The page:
RkW = 100kVA x 0.95 PF = 95kW RkVA = 100kVA SkVA = 100kVA SkW = 100kVA x 0.95 PF = 95kW Step 2: Totals. Load.......... 200hp Motor 200hp Motor RkW 162.2 162.2 RkVA 178.2 178.2 SkW 295 295 100... 457.. 685 SkVA 1180 1180 95. 100 2460

## Lighting....... Totals (kVA).

95.... 420...

Step 3: Selection. At a minimum, you'll have to size the gen-set to supply the m aximum starting (surge) demands and the steady-state running loads of the connec ted load equipment. In this example (using one manufacturer's published data), y ou would select a 750kW generator set with 2944 SkVA available at 90% recovery v oltage to supply the total load SkVA of 2460. The load totals for RkW, RkVA, and SkW are well within the rating of the 750kW (938kVA) gen-set you selected. The running kilowatt load of 420kW is 56% of the 750kW gen-set standby rating. Example Two calculation. Assume you have the same three loads as in Example One, but now you're using an autotransformer type reduced voltage starter that is se t at the 65% starting voltage to start the two motors. This tap setting will red uce the starting kVA by the square of the voltage (0.65)squared, or 0.42 times t he starting kVA. Step 1: Calculations 200 HP motor: RkW = (200 hp x 0.746 kW/hp) / 0.92 = 162.2kW RkVA = 162.2kW / 0.91 PF = 178.2kVA SkVA = 200 hp x 5.9 kVA/hp = 1180 x (0.65)squared = 495kVA SkW = 495kVA x 0.25 PF = 124kW Florescent Lighting: RkW = 100kVA x 0.95 PF = 95kW RkVA = 100kVA SkVA = 100kVA SkW = 100kVA x 0.95 PF = 95kW Step 2: Totals Load.......... RkW.. RkVA SkW SkVA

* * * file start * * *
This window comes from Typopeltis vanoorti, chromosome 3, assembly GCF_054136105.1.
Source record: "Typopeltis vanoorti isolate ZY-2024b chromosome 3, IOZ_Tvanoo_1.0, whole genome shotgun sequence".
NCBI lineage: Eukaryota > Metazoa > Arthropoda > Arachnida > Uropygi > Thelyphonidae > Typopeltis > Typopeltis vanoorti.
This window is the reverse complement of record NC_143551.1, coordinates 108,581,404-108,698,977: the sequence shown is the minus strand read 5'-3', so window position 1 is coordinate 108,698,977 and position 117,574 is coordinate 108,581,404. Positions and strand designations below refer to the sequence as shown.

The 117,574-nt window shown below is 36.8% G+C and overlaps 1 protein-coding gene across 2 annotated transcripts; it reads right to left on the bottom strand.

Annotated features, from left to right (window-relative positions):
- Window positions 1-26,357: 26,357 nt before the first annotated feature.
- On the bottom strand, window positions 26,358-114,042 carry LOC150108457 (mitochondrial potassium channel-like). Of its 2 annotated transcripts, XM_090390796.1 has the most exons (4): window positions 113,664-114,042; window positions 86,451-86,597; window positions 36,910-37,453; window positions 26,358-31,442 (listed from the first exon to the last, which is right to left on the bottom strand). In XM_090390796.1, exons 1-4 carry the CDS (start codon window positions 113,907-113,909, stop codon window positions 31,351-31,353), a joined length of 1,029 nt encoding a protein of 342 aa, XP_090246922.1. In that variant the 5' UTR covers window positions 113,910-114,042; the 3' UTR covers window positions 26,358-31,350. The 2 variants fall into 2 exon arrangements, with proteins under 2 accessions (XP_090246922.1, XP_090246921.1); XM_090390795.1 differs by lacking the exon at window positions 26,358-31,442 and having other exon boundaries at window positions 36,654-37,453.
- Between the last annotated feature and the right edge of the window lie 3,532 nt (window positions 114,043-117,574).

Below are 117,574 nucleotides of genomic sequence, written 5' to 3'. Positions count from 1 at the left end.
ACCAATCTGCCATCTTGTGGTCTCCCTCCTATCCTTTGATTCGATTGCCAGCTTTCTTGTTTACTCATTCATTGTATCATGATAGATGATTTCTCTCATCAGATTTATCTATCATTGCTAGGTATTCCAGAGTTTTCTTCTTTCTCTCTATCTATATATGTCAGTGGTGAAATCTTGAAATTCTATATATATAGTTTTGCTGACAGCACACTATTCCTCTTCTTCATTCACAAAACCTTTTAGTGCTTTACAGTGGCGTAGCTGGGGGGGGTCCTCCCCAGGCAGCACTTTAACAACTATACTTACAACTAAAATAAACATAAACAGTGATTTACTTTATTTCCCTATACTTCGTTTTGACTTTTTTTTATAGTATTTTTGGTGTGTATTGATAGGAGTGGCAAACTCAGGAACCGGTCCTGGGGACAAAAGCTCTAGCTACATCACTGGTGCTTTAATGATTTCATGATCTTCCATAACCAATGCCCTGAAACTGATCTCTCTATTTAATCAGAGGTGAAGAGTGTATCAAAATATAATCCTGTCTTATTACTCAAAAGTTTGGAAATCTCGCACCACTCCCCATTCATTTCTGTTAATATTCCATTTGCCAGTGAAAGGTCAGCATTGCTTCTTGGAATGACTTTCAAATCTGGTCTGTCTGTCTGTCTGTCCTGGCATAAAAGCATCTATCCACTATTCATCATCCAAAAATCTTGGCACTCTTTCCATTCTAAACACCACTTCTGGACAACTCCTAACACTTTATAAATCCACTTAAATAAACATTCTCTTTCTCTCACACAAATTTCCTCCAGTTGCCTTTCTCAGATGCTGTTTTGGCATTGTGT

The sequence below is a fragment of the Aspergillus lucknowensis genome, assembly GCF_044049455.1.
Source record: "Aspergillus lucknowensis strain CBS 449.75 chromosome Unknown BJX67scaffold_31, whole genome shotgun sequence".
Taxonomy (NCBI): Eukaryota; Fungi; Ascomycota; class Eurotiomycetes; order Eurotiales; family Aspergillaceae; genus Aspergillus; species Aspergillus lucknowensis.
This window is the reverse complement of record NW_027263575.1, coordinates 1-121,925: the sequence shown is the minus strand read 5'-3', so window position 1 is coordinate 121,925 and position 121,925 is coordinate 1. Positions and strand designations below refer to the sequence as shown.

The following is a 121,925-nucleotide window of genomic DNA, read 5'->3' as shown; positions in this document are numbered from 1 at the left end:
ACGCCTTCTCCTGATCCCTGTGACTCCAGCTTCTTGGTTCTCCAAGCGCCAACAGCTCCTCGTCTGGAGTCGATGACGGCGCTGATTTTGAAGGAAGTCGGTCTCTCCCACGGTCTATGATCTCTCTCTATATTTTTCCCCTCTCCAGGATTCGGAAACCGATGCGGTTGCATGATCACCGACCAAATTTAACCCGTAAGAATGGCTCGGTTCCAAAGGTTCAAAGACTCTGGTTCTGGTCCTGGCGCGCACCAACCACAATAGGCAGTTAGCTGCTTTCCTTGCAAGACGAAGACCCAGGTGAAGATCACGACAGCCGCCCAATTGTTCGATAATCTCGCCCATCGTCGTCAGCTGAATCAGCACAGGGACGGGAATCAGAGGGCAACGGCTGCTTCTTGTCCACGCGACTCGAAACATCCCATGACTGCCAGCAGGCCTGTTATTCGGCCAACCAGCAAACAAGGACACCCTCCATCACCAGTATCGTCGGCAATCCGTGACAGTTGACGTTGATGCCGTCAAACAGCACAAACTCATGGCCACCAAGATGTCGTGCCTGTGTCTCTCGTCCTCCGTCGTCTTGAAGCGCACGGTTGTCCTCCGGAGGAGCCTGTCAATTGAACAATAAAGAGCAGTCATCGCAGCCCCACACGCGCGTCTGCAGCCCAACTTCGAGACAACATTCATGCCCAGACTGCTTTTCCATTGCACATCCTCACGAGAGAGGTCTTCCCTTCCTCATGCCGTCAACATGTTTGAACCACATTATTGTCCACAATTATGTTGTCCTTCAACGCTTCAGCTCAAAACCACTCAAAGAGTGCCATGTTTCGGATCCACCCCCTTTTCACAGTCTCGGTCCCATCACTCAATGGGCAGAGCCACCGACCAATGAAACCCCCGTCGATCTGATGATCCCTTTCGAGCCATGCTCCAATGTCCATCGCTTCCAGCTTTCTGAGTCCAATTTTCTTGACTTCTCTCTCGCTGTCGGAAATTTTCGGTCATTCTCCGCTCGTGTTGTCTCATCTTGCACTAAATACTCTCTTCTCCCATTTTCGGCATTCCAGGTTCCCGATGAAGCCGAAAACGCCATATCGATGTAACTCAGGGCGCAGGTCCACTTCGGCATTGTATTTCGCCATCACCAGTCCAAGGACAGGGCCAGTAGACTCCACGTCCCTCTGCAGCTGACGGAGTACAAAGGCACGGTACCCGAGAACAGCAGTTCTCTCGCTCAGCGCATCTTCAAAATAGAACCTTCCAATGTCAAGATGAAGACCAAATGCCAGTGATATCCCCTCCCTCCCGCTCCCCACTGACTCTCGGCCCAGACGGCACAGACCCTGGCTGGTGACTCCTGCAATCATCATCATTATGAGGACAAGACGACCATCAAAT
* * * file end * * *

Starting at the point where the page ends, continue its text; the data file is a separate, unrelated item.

162.2 162.2

178.2. 178.2.

124. 124.

## 495 495 95... 100

95..... 420...

100... 457...

343.

1090

Step 3: Selection. Using one manufacturer's published data, you would select a 4 50kW gen-set to supply the required starting kVA. The running kilowatt load of 4 20kW is 93% of the gen-set's standby rating. So, if you want a margin for future load additions, you would select a 500kW gen-set running at 84% of rated standb y power.

erate its load to rated speed. A motor starting a high starting torque load, such as a loaded compressor, requi res higher recovery voltage than one starting an unloaded compressor. As the mot or comes up to speed, the voltage will rise, as the starting kVA input decreases . Once the motor is up to speed, the voltage should return to rated value, if th e gen-set is sized properly.

Sidebar: How Inertia Affects Gen-Set Sizing The moment of inertia of a rotating mass offers resistance to acceleration. The load connected to the motor shaft has its moment of inertia, and in practical si tuations for specific equipment, this may or may not be available information. Fortunately, for the purpose of sizing a gen-set, or more specifically to determ ine the engine power needed to start and accelerate a rotating motor load, the m otor load's moment of inertia need only be broadly categorized as low or high in ertia. High inertia loads are characterized by high breakaway torque requiring prolonge d acceleration. Low inertia loads are characterized by low starting torque at st andstill, with increasing torque as motor speed increases resulting in rapid acc eleration to rated speed. Starting low inertia loads will reduce the normal starting kW needed. Look for m ore information on this is in the sample calculations within this article.